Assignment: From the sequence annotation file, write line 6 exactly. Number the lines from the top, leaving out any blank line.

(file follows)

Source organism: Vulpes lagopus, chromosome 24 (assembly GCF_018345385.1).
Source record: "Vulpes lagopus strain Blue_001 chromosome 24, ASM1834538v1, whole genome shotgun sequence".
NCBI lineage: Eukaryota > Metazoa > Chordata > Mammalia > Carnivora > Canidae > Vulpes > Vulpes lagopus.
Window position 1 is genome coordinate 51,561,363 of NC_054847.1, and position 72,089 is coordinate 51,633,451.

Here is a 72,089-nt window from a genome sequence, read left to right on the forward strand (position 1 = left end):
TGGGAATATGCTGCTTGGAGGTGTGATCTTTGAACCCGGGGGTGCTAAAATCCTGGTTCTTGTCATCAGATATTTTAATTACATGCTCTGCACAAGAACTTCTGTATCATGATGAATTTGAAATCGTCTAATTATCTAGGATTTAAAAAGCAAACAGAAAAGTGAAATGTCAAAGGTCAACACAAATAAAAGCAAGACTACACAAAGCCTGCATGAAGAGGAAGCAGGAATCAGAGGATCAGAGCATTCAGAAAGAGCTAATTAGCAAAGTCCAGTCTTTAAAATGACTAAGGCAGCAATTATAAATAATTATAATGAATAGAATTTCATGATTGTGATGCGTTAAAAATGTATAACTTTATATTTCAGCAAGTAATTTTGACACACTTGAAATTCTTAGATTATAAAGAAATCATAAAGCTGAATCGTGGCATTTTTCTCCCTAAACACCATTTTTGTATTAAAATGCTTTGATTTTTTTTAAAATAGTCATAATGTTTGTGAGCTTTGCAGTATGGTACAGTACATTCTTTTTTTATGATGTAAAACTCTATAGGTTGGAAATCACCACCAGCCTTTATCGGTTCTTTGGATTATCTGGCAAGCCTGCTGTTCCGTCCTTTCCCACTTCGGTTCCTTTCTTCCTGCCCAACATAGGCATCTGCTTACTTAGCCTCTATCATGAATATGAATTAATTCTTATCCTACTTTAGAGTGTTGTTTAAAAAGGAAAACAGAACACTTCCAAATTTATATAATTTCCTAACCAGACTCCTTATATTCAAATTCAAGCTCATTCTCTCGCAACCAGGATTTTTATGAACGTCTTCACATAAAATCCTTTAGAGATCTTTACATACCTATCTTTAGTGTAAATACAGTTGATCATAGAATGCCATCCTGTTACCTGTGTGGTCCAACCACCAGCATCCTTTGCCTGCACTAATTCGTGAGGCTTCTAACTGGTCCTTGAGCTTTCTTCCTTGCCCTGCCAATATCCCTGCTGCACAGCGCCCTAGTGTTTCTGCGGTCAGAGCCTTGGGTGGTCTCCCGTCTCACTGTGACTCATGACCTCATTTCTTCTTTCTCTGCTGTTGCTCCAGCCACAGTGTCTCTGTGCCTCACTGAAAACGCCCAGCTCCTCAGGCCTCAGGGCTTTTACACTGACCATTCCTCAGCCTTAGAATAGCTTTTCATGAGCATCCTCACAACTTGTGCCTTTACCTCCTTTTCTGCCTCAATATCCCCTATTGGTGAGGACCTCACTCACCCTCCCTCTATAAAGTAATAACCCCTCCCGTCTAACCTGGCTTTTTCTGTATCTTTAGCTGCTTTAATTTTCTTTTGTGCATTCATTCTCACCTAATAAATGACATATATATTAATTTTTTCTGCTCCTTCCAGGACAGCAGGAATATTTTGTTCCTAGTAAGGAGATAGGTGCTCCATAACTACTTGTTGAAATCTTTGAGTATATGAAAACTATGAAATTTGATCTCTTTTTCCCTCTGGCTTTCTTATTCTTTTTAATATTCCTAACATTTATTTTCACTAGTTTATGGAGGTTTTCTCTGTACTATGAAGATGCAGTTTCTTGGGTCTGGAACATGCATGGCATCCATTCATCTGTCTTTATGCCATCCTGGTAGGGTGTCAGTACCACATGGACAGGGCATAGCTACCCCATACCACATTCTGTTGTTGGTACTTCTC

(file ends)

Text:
TGGGAATATGCTGCTTGGAGGTGTGATCTTTGAACCCGGGGGTGCTAAAATCCTGGTTCTTGTCATCAGATATTTTAATTACATGCTCTGCACAAGAACTTCTGTATCATGATGAATTTGAAATCGTCTAATTATCTAGGATTTAAAAAGCAAACAGAAAAGTGAAATGTCAAAGGTCAACACAAATAAAAGCAAGACTACACAAAGCCTGCATGAAGAGGAAGCAGGAATCAGAGGATCAGAGCATTCAGAAAGAGCTAATTAGCAAAGTCCAGTCTTTAAAATGACTAAGGCAGCAATTATAAATAATTATAATGAATAGAATTTCATGATTGTGATGCGTTAAAAATGTATAACTTTATATTTCAGCAAGTAATTTTGACACACTTGAAATTCTTAGATTATAAAGAAATCATAAAGCTGAATCGTGGCATTTTTCTCCCTAAACACCATTTTTGTATTAAAATGCTTTGATTTTTTTTAAAATAGTCATAATGTTTGTGAGCTTTGCAGTATGGTACAGTACATTCTTTTTTTATGATGTAAAACTCTATAGGTTGGAAATCACCACCAGCCTTTATCGGTTCTTTGGATTATCTGGCAAGCCTGCTGTTCCGTCCTTTCCCACTTCGGTTCCTTTCTTCCTGCCCAACATAGGCATCTGCTTACTTAGCCTCTATCATGAATATGAATTAATTCTTATCCTACTTTAGAGTGTTGTTTAAAAAGGAAAACAGAACACTTCCAAATTTATATAATTTCCTAACCAGACTCCTTATATTCAAATTCAAGCTCATTCTCTCGCAACCAGGATTTTTATGAACGTCTTCACATAAAATCCTTTAGAGATCTTTACATACCTATCTTTAGTGTAAATACAGTTGATCATAGAATGCCATCCTGTTACCTGTGTGGTCCAACCACCAGCATCCTTTGCCTGCACTAATTCGTGAGGCTTCTAACTGGTCCTTGAGCTTTCTTCCTTGCCCTGCCAATATCCCTGCTGCACAGCGCCCTAGTGTTTCTGCGGTCAGAGCCTTGGGTGGTCTCCCGTCTCACTGTGACTCATGACCTCATTTCTTCTTTCTCTGCTGTTGCTCCAGCCACAGTGTCTCTGTGCCTCACTGAAAACGCCCAGCTCCTCAGGCCTCAGGGCTTTTACACTGACCATTCCTCAGCCTTAGAATAGCTTTTCATGAGCATCCTCACAACTTGTGCCTTTACCTCCTTTTCTGCCTCAATATCCCCTATTGGTGAGGACCTCACTCACCCTCCCTCTATAAAGTAATAACCCCTCCCGTCTAACCTGGCTTTTTCTGTATCTTTAGCTGCTTTAATTTTCTTTTGTGCATTCATTCTCACCTAATAAATGACATATATATTAATTTTTTCTGCTCCTTCCAGGACAGCAGGAATATTTTGTTCCTAGTAAGGAGATAGGTGCTCCATAACTACTTGTTGAAATCTTTGAGTATATGAAAACTATGAAATTTGATCTCTTTTTCCCTCTGGCTTTCTTATTCTTTTTAATATTCCTAACATTTATTTTCACTAGTTTATGGAGGTTTTCTCTGTACTATGAAGATGCAGTTTCTTGGGTCTGGAACATGCATGGCATCCATTCATCTGTCTTTATGCCATCCTGGTAGGGTGTCAGTACCACATGGACAGGGCATAGCTACCCCATACCACATTCTGTTGTTGGTACTTCTC